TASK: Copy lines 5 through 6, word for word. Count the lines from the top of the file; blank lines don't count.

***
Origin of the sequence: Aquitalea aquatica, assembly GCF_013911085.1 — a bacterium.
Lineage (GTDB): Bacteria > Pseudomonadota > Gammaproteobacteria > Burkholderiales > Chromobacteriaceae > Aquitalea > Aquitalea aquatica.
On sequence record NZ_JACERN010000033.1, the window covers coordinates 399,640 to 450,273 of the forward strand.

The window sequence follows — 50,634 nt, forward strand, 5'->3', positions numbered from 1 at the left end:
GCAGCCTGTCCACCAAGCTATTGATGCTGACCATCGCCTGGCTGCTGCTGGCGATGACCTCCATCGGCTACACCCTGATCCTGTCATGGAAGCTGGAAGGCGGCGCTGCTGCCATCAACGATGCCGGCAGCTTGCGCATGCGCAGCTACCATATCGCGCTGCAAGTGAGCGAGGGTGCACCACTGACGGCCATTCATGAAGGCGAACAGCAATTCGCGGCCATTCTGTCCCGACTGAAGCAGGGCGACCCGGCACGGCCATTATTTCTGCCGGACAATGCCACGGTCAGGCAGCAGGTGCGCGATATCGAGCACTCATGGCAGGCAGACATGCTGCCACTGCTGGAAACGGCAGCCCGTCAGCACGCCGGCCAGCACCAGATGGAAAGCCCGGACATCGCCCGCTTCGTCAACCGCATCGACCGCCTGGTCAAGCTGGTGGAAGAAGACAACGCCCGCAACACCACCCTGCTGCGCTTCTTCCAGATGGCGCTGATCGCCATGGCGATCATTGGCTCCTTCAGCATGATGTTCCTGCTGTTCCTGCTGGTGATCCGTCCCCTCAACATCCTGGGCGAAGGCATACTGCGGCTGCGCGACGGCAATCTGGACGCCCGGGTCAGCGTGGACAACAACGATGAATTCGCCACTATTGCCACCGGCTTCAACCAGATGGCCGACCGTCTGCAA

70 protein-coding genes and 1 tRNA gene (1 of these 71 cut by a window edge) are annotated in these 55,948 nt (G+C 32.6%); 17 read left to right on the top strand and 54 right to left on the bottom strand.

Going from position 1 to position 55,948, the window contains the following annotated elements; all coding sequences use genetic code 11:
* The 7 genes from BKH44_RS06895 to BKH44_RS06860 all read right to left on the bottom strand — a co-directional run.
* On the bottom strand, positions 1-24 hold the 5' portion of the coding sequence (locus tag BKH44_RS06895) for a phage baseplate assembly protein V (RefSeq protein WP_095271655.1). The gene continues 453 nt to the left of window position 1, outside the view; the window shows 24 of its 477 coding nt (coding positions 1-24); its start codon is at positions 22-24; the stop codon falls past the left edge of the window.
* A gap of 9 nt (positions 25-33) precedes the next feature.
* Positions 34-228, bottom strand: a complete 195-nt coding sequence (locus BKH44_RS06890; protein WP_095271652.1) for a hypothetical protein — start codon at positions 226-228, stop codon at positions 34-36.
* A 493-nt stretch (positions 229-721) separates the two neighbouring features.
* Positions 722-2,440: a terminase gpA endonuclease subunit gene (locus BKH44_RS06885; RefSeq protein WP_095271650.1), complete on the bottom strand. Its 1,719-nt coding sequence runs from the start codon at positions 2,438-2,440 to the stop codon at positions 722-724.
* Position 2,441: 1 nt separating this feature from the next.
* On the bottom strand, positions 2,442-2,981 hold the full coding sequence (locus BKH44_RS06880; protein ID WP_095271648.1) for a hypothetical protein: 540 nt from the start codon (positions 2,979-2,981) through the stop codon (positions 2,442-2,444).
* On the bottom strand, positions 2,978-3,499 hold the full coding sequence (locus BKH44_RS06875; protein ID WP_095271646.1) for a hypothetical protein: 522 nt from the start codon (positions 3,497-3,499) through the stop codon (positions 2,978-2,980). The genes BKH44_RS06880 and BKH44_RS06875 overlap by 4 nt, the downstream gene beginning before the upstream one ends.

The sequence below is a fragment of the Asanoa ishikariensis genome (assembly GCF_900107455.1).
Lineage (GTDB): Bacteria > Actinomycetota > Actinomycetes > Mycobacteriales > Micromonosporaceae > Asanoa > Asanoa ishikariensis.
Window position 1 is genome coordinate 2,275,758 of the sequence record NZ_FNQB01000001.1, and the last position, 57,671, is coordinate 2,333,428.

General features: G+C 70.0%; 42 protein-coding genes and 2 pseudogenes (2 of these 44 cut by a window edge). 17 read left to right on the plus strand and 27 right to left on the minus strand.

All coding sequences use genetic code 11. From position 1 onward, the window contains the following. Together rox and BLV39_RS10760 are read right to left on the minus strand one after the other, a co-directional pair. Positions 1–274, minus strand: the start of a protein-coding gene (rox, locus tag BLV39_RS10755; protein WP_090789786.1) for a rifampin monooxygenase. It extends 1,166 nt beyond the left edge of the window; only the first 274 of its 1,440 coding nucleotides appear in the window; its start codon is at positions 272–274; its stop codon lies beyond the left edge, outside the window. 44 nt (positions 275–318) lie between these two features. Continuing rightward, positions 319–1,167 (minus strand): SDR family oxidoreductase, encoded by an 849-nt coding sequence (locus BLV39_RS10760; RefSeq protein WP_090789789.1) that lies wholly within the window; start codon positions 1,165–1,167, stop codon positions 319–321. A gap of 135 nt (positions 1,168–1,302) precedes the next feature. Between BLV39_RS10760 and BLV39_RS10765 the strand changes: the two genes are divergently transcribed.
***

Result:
GCAGCCTGTCCACCAAGCTATTGATGCTGACCATCGCCTGGCTGCTGCTGGCGATGACCTCCATCGGCTACACCCTGATCCTGTCATGGAAGCTGGAAGGCGGCGCTGCTGCCATCAACGATGCCGGCAGCTTGCGCATGCGCAGCTACCATATCGCGCTGCAAGTGAGCGAGGGTGCACCACTGACGGCCATTCATGAAGGCGAACAGCAATTCGCGGCCATTCTGTCCCGACTGAAGCAGGGCGACCCGGCACGGCCATTATTTCTGCCGGACAATGCCACGGTCAGGCAGCAGGTGCGCGATATCGAGCACTCATGGCAGGCAGACATGCTGCCACTGCTGGAAACGGCAGCCCGTCAGCACGCCGGCCAGCACCAGATGGAAAGCCCGGACATCGCCCGCTTCGTCAACCGCATCGACCGCCTGGTCAAGCTGGTGGAAGAAGACAACGCCCGCAACACCACCCTGCTGCGCTTCTTCCAGATGGCGCTGATCGCCATGGCGATCATTGGCTCCTTCAGCATGATGTTCCTGCTGTTCCTGCTGGTGATCCGTCCCCTCAACATCCTGGGCGAAGGCATACTGCGGCTGCGCGACGGCAATCTGGACGCCCGGGTCAGCGTGGACAACAACGATGAATTCGCCACTATTGCCACCGGCTTCAACCAGATGGCCGACCGTCTGCAA

70 protein-coding genes and 1 tRNA gene (1 of these 71 cut by a window edge) are annotated in these 55,948 nt (G+C 32.6%); 17 read left to right on the top strand and 54 right to left on the bottom strand.